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    Emotional Intelligence and the Workplace

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    You're on your way to motivating your team from a group perspective, but you're still having trouble connecting with your team as individuals. Your mentor reminds you of the concept of emotional intelligence and how it can enhance your leadership capabilities.

    The five components of emotional intelligence, as described by Daniel Goleman are explained in the following:

    -Self-Awareness: The ability to recognize and understand personal moods and emotions. It includes self-confidence, realistic self-assessment, and a self-deprecating sense of humor.

    -Self-Regulation: The ability to control or redirect disruptive impulses and moods and the propensity to suspend judgment and to think before acting. It includes trustworthiness and integrity, comfort with ambiguity, self control, and openness to change.

    -Motivation: A passion to work for reasons that go beyond money and status. A tendency to pursue goals with energy and persistence. It includes a strong drive to achieve, optimism even in the face of failure, and organizational commitment.

    -Empathy: The ability to understand the EMOTIONAL makeup of other people. It includes expertise in building and retaining talent, cross-cultural sensitivity, and service to clients and customers.

    -Social Skills: Proficiency in managing relationships and building networks and an ability to find common ground and build rapport. It includes effectiveness in leading change, persuasiveness, and expertise in building and leading teams.

    Write an e-mail to your mentor covering the following:

    1. Evaluate your current or former manager on each of the five components of emotional intelligence. (could be anyone)
    2. How can you apply the principles of emotional intelligence to your current situation?
    3.What can organizations do to help develop the emotional intelligence of their managers as well as other employees?

    Note: can Deb Anderson, MEd, OTA ID#: 102789 complete this. This OTA work is wonderful. Thank You.

    © BrainMass Inc. brainmass.com October 9, 2019, 4:48 pm ad1c9bdddf
    https://brainmass.com/business/building-and-managing-teams/emotional-intelligence-and-the-workplace-41502

    Solution Preview

    Please see response attached, which is also presented below. Good luck with your studies and take care.

    RESPONSE:

    Scenario:
    You're on your way to motivating your team from a group perspective, but you're still having trouble connecting with your team as individuals. Your mentor reminds you of the concept of emotional intelligence and how it can enhance your leadership capabilities.

    One thing worth mentioning is about the first question - I have some concern about how it is to be addressed. I am wondering if it is asking for a more formal evaluation (i.e., on a scale of 1 to 5, with five being highest) or (i.e., 1-not evidenced, 2-seldom, 3-sometimes, 4-often, 5-most of the time). However, I chose to do it in a less structured way because it is to be part of an e-mail, but be sure to provide feedback if otherwise intended and I will get back to you ASAP.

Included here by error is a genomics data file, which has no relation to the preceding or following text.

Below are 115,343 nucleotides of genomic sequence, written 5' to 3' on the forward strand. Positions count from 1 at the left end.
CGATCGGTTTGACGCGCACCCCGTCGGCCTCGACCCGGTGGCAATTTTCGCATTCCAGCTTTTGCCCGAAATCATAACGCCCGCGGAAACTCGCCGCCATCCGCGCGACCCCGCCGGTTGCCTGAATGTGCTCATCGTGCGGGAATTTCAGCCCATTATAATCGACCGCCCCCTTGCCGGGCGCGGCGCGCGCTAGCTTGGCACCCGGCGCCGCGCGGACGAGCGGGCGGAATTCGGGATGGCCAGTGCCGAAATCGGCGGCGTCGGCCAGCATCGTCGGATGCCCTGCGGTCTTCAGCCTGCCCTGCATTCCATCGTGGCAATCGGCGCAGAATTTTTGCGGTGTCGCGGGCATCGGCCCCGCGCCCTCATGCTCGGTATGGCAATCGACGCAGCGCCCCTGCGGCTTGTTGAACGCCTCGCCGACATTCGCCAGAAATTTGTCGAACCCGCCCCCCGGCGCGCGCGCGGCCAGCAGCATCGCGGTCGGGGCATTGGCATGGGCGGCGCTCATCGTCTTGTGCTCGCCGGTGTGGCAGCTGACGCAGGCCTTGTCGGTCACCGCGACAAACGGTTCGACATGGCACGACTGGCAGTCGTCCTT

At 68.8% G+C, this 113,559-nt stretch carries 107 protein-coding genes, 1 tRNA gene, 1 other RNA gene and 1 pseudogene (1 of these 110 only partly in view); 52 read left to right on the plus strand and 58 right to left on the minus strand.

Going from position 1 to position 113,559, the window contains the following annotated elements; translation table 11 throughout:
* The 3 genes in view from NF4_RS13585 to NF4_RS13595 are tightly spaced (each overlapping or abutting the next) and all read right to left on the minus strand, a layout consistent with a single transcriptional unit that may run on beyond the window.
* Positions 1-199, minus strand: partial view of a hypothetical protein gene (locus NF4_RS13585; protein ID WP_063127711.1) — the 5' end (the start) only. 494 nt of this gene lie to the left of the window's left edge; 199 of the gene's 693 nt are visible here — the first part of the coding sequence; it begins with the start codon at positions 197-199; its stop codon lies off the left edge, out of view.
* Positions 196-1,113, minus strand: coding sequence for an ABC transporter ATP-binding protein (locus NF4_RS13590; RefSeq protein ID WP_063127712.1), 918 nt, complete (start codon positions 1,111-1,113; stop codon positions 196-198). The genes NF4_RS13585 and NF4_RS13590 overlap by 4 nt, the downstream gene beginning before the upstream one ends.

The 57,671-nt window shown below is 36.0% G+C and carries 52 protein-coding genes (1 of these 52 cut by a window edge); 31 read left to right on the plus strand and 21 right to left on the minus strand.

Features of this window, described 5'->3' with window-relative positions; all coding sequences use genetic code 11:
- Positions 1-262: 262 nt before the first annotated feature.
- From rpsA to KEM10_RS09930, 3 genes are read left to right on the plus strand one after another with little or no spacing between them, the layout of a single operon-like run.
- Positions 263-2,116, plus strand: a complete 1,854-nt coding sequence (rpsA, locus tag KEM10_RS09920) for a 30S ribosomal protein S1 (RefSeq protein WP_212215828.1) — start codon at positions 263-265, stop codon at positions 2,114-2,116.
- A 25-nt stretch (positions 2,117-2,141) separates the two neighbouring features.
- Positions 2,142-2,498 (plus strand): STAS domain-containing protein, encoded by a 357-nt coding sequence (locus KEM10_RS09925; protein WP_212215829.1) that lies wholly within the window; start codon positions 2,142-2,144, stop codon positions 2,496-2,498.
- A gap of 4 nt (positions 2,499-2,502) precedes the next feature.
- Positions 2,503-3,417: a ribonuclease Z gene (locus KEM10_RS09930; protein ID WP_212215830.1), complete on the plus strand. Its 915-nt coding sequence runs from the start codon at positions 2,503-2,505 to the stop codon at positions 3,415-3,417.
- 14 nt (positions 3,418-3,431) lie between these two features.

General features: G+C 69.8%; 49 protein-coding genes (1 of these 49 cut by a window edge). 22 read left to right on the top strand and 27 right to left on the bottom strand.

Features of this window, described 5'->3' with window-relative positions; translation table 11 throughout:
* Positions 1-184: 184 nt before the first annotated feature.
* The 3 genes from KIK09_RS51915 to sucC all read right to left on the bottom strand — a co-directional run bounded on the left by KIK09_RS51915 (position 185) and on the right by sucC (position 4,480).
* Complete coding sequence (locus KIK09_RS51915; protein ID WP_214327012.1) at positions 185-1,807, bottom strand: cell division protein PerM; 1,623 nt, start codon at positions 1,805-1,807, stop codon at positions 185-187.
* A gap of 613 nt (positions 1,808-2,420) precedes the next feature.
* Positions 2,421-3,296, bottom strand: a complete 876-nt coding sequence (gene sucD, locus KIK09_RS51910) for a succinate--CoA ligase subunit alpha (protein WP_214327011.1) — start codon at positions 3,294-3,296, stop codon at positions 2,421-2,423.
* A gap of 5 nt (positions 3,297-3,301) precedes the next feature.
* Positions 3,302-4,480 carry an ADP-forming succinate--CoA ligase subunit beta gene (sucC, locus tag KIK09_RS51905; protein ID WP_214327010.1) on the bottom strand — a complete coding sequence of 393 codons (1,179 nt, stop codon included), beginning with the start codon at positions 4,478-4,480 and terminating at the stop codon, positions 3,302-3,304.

1.Evaluate your current or former manager on each of the five components of emotional intelligence. (Could be anyone)

    Overall, I would rate my previous manager fairly high on EI. She was acutely aware of her feelings (i.e., self-confidence) and seemed to have the capacity for recognizing the feelings of others (i.e., open communication and trust-building with all stakeholders). As well, she effectively managed her emotions well in herself and in her relationships (i.e., fairness, honesty, integrity, open to change, and self control, etc.) She seemed self-confident and open to change (i.e., innovative, risk taking and learning together). She was almost always highly motivated (i.e., a passion for competition and continual improvement; organizational commitment to a basic strategy). She displayed an exceptional amount of energy and usually optimistic (i.e., positive outlook and used encouraging statements to others). She was highly empathic (i.e., demonstrated to others that she understood their perspective, had expertise in building and retaining talent, and cross-cultural sensitivity) and managed through collaboration, support and sharing resources. Overall, her social skills were highly developed (i.e., proficient in building relationships inside and outside that offer competitive advantage, showed initiative to stimulate improvements in performance, and a balance between the human and financial side of the company's agenda).

    2. How can you apply the principles of emotional intelligence to your current situation?

    "You're on your way to motivating your team from a group perspective, but you're still having trouble connecting with your team as individuals. Your mentor reminds you of the concept of emotional intelligence and how it can enhance your leadership capabilities."

    There are probably many ways that I can effectively apply the principles of emotional intelligence (EI) to my current situation. Since I have been having some trouble connecting with my team as individuals, I can apply the EI principles to help develop my own EI in the hope of a ripple effect on team members. EI principles tells me that as I develop the capacity for recognizing both my own feelings and those of others, ...

    Solution Summary

    This solution explains the steps in analyzing and developing emotional intelligence in managers and employees.

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